• Touching the Void (2004) (NR: some profanity) — ***. Joe Simpson and Simon Yates recall their harrowing mountaineering adventure gone wrong in this docudrama from England’s Kevin Macdonald. Reenactments in the Peruvian Andes and the Alps can’t quite capture the dread of real thing, but they come as close as a movie can. Exclusively at E Street Cinema and Bethesda Row. Reviewed by Scott Galupo.

• The Triplets of Belleville (2004) (PG-13: depictions of nudity and violence; crude humor) — ***1/2. A compact, mostly silent, often creepy animated film crammed with wonderfully grotesque characters and mechanical contraptions from French comic strip writer Sylvain Chomet. A cyclist is kidnapped while competing in the Tour De France, and his taskmaster granny follows his captors to the megalopolis of Belleville, where the Triplets, a trio of singing ladies, spring into action. Reviewed by Scott Galupo.

• Twisted (2004) (R: Occasional profanity, graphic violence and sexual candor, including brief simulations of kinky intercourse) — *1/2. The latest crime melodrama predicated on Ashley Judd as a sleuth. Reliably disillusioning and hootable, it is set in San Francisco and proves a hapless mercenary detour for director Philip Kaufman. Miss Judd plays the newest inspector in the homicide division. A sex-starved pub-crawler given to blackouts, she discovers that four straight murder victims are her erstwhile bed partners. Everyone who signs on for an Ashley Judd thriller is condemned to serial absurdity. With Samuel L. Jackson, Andy Garcia and David Strathairn as suspicious colleagues.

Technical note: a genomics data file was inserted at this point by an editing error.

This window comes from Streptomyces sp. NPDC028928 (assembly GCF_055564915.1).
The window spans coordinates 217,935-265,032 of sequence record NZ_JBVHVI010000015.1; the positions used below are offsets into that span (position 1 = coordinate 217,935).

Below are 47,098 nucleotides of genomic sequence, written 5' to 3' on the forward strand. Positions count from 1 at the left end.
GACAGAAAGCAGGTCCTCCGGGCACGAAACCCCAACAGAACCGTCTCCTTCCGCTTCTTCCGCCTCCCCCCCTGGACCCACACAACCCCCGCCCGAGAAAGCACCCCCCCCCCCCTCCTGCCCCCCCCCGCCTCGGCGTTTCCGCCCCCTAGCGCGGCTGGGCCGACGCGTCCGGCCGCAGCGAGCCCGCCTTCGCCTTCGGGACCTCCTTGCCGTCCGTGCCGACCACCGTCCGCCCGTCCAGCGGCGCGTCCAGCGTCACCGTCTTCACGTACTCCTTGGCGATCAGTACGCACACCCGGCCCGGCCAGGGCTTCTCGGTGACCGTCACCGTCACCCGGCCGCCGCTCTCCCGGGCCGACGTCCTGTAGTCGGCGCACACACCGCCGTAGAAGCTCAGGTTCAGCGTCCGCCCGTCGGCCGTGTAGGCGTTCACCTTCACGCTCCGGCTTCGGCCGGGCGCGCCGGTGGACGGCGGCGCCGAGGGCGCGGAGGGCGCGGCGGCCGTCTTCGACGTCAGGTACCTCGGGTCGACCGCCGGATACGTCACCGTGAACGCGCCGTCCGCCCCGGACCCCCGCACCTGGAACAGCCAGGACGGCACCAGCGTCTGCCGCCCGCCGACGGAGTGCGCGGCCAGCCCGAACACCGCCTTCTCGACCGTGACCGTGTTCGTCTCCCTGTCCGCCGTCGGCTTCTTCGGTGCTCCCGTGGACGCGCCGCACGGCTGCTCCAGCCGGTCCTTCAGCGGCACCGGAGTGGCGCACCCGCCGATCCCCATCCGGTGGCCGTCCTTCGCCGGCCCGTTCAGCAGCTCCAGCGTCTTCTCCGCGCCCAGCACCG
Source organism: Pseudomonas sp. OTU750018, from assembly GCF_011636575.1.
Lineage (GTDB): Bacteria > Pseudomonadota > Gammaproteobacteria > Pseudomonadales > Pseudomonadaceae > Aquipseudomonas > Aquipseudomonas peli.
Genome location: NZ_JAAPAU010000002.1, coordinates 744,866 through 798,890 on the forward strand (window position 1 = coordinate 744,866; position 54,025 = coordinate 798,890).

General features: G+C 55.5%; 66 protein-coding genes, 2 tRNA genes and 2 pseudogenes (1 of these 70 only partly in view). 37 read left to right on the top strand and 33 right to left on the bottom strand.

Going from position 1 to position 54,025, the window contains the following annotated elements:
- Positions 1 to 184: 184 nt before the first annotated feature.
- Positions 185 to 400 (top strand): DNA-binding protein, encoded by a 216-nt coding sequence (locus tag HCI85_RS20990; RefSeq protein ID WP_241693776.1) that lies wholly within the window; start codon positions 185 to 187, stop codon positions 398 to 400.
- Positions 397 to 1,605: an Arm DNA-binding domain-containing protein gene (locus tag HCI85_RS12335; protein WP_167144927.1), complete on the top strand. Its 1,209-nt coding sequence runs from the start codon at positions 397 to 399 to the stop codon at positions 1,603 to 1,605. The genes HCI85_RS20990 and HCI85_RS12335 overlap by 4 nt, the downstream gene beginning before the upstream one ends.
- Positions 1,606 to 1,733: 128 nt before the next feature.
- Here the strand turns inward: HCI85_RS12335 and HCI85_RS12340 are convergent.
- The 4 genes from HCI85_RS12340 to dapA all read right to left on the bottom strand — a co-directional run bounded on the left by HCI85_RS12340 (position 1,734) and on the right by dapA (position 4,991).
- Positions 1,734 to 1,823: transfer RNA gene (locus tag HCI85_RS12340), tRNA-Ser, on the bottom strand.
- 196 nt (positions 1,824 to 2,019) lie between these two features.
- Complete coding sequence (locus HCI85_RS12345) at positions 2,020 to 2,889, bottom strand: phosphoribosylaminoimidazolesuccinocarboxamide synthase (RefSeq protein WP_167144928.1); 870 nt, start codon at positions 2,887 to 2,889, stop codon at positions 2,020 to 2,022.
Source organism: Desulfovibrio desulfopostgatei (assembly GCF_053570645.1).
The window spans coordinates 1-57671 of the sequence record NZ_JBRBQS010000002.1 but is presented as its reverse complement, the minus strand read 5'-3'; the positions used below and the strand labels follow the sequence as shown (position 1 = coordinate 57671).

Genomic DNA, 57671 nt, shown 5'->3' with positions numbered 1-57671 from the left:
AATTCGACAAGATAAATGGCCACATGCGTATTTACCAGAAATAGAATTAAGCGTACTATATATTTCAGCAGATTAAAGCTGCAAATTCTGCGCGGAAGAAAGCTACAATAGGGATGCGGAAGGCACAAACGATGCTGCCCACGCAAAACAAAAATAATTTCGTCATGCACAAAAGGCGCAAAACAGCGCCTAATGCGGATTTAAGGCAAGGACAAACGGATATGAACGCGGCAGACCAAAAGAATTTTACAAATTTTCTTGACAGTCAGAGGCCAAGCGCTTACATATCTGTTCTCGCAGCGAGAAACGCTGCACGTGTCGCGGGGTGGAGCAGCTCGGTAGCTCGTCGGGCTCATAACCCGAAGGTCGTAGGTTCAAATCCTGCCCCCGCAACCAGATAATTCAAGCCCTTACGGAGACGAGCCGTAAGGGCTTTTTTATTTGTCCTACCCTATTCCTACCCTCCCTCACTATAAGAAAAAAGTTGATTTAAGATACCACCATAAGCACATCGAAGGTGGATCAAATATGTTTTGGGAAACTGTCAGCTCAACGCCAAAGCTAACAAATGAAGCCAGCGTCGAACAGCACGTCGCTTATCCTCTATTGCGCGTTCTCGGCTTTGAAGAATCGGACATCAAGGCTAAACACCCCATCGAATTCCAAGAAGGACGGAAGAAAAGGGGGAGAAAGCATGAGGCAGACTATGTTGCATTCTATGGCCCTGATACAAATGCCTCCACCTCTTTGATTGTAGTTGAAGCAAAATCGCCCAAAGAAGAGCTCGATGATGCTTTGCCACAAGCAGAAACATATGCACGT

• Welcome to Mooseport (2004) (PG-13) — **. A scaled-down political farce for an election year, set in a small town in Maine where the most illustrious resident, a former U.S. president played by Gene Hackman, is persuaded to run for mayor. He ends up in a grudge race with a hardware store owner played by Ray Romano. Mr. Romano looks out of place in this big-screen comedy; the one-dimensional small town he inhabits needs an outsized persona to sell the stale gags. Reviewed by Christian Toto.

• You Got Served (2004) (PG:13: Sexual references and mature themes) — **. Street dancing is front and center with this urban tale set to a hip-hop beat. Two old friends (Marques Houston and Omarion) are the undisputed kings of street dancing. When a group of outsiders challenges their status, the friends must come up with cutting edge dance moves to prove their mettle. The bold, authentic street dance sequences intermittently dazzle but the characters remain as two-dimensional as a Bazooka Joe comic. The film also stars Steve Harvey and several members from the group B2K. Reviewed by Christian Toto.MAXIMUM RATING: FOUR STARS